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From Glenn Greenwald on Twitter

2011 is turning out to be a really bad year to be a US-supported tyrant
about 5 hours ago via web
Contrast (a) consensus that WL cables taught us nothing with (b) how often they're cited by news reports as relevant

Iraq protests info w/ above video

Hundreds of protesters stormed political headquarters in Iraqi Kurdistan and were fired on by police. Reports have two dead and 40-53 others injured. The office of the president issued a statement which said, "Enemies of Kurdish people still continue destabilize Kurdistan, but we will not allow that will happen. People of Kurdistan should be aware of what are at stake and calmly and wisely deal with the situation."

The people were protesting against corruption and unemployment and attacked KDP and PUK, the two major political parties who have controlled power since 1991.

Yemen portest news w/ above video

RTE News reports “around 40 people have been wounded in fierce clashes between protestors and government loyalists.” It adds, “Fighting broke out in the capital Sanaa after around 800 government loyalists armed with daggers and clubs confronted about 1,500 protestors, who responded by hurling rocks.”

Lybia portests w/video above

1:30 AM Derna: Snipers on rooftops shooting at protesters with rocks

Jake Tapper: A Wikileaks Primer on the Cozy US-Bahrain Relationship

In December 2009, the then-US Ambassador to Bahrain, Adam Ereli, cabled to Secretary of State Hillary Clinton his great regard for the rulers of that country. The US-Bahrain relationship as seen through Wikileaks cables is quite cozy, and focused quite a bit on areas of mutual security.

King Hamad bin Isa Al Khalifa, Ereli wrote, “is personable and engaging” and “rules as something of a ‘corporate king,’ giving direction and letting his top people manage the government.”

King Hamad was given high marks for ushering in governmental reforms. Ereli sad King Hamad had “overseen the development of strong institutions with the restoration of parliament, the formation of a legal political opposition, and a dynamic press.” King Hamad, Ereli said, “is committed to fighting corruption and prefers doing business with American firms because they are transparent.” Ereli noted that King Hamad had awarded U.S. companies major contracts, including Gulf Air buying 24 Boeing 787 Dreamliners.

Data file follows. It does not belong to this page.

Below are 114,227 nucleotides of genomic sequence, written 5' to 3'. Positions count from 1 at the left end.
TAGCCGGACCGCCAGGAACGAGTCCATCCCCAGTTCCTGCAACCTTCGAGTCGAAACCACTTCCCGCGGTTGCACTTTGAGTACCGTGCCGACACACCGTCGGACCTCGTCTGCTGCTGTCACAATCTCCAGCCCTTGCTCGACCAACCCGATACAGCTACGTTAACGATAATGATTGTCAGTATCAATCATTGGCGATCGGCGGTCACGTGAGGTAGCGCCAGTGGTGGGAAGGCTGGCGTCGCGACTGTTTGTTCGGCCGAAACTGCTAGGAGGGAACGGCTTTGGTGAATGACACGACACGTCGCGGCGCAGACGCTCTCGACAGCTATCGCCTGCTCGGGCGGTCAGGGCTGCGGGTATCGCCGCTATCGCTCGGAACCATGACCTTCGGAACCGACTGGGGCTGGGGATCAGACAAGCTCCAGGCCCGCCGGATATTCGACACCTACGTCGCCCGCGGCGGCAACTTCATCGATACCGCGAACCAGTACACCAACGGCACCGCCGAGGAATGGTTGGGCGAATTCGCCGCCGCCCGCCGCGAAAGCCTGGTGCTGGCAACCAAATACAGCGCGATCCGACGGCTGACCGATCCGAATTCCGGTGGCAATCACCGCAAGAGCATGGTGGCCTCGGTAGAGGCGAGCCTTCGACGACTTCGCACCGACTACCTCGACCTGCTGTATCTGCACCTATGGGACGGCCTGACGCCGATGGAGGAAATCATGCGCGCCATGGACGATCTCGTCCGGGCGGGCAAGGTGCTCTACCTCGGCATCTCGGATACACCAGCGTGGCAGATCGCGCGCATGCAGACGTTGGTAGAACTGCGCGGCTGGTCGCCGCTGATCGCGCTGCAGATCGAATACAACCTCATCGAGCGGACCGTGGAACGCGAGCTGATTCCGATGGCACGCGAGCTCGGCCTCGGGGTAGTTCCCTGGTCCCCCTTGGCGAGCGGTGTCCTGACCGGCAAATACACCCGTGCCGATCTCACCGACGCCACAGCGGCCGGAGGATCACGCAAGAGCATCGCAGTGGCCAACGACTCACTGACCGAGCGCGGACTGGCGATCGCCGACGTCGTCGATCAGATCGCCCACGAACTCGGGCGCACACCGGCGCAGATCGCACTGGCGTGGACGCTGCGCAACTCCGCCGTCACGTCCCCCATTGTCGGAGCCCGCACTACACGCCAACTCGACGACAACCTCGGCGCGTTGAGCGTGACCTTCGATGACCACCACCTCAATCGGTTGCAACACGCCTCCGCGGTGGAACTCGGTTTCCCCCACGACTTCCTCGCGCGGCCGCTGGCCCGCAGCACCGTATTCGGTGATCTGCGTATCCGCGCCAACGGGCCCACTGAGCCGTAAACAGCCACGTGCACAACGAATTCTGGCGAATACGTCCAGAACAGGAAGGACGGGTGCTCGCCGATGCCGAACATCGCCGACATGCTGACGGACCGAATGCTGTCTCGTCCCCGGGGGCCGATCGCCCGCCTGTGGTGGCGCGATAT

In a July 2008 cable to General David Petraeus , the Embassy wrote that the general should expect the rulers  of Bahrain to be “focused first on defending against potential Iranian missile threats.” He said that regional tensions “may be adding to long-standing domestic tensions as well, contributing to the stridency of sectarian voices in Bahrain. The majority of Bahraini citizens are part of the Shi’a underclass, and their grievances, expressed both in legal political activity and in street skirmishes between youths and police, are at the center of all domestic politics here.”

King Hamad, the cable said, had recently taken a more aggressive role in domestic affairs, departing “from his traditional detached style and intervene(ing) personally in several controversies arising from Bahrain’s Shi’a-Sunni tensions. He has publicly, both personally and through his ministers, summoned communal leaders, newspaper editors and bloggers to warn them against crossing red lines against discussion of issues like royal family disputes and criticism of judges who have sentenced Shi’a rioters to prison terms.”

In August 2008, Ereli wrote about Petraeus’s visit, noting that King Hamad expressed hope that U.S. forces would remain in Iraq until the Iraqi government “was clearly capable of fending off Iranian-backed extremists.”

In September 2008 Ereli described the leading political groupings in Bahrain. The Wifaq party “remains the most popular party among the majority Shi’a underclass and advocates non-violent political activism on behalf of the Shi’a community. Two Islamist parties dominate the Sunni side of the political scene” – Al Asala, “closely associated with Salafist ideology,” and Al Minbar Al Islami, “Bahrain’s branch of the Muslim Brotherhood.”

Ex-W. Bush aide Matthew Dowd with a Dec. 2nd article on Wikileaks

As I was sitting with my three grown sons over the post-Thanksgiving weekend watching football at their place (where they have lived together for nearly a year without a major fight, the place burning down, or the police showing up), my oldest son, who served in the Army for five years and was deployed in Iraq for nearly a year and half, turned to me and asked, “When as a country did we become a place where the government gets upset when its secrets are revealed but has no problem knowing all our secrets and invading our privacy?”